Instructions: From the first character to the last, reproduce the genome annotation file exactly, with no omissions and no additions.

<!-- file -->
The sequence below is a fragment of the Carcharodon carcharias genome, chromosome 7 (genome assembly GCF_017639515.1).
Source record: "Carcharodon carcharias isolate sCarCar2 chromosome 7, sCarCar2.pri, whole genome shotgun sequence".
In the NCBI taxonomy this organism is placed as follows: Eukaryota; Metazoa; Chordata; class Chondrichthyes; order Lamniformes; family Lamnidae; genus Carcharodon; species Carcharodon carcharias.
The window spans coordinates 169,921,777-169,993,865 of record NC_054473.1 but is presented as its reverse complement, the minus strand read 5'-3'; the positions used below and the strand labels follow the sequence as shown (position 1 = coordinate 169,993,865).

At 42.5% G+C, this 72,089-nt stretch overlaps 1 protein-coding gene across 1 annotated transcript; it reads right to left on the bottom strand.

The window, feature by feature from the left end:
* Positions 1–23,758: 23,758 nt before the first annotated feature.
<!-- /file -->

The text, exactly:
The sequence below is a fragment of the Carcharodon carcharias genome, chromosome 7 (genome assembly GCF_017639515.1).
Source record: "Carcharodon carcharias isolate sCarCar2 chromosome 7, sCarCar2.pri, whole genome shotgun sequence".
In the NCBI taxonomy this organism is placed as follows: Eukaryota; Metazoa; Chordata; class Chondrichthyes; order Lamniformes; family Lamnidae; genus Carcharodon; species Carcharodon carcharias.
The window spans coordinates 169,921,777-169,993,865 of record NC_054473.1 but is presented as its reverse complement, the minus strand read 5'-3'; the positions used below and the strand labels follow the sequence as shown (position 1 = coordinate 169,993,865).

At 42.5% G+C, this 72,089-nt stretch overlaps 1 protein-coding gene across 1 annotated transcript; it reads right to left on the bottom strand.

The window, feature by feature from the left end:
* Positions 1–23,758: 23,758 nt before the first annotated feature.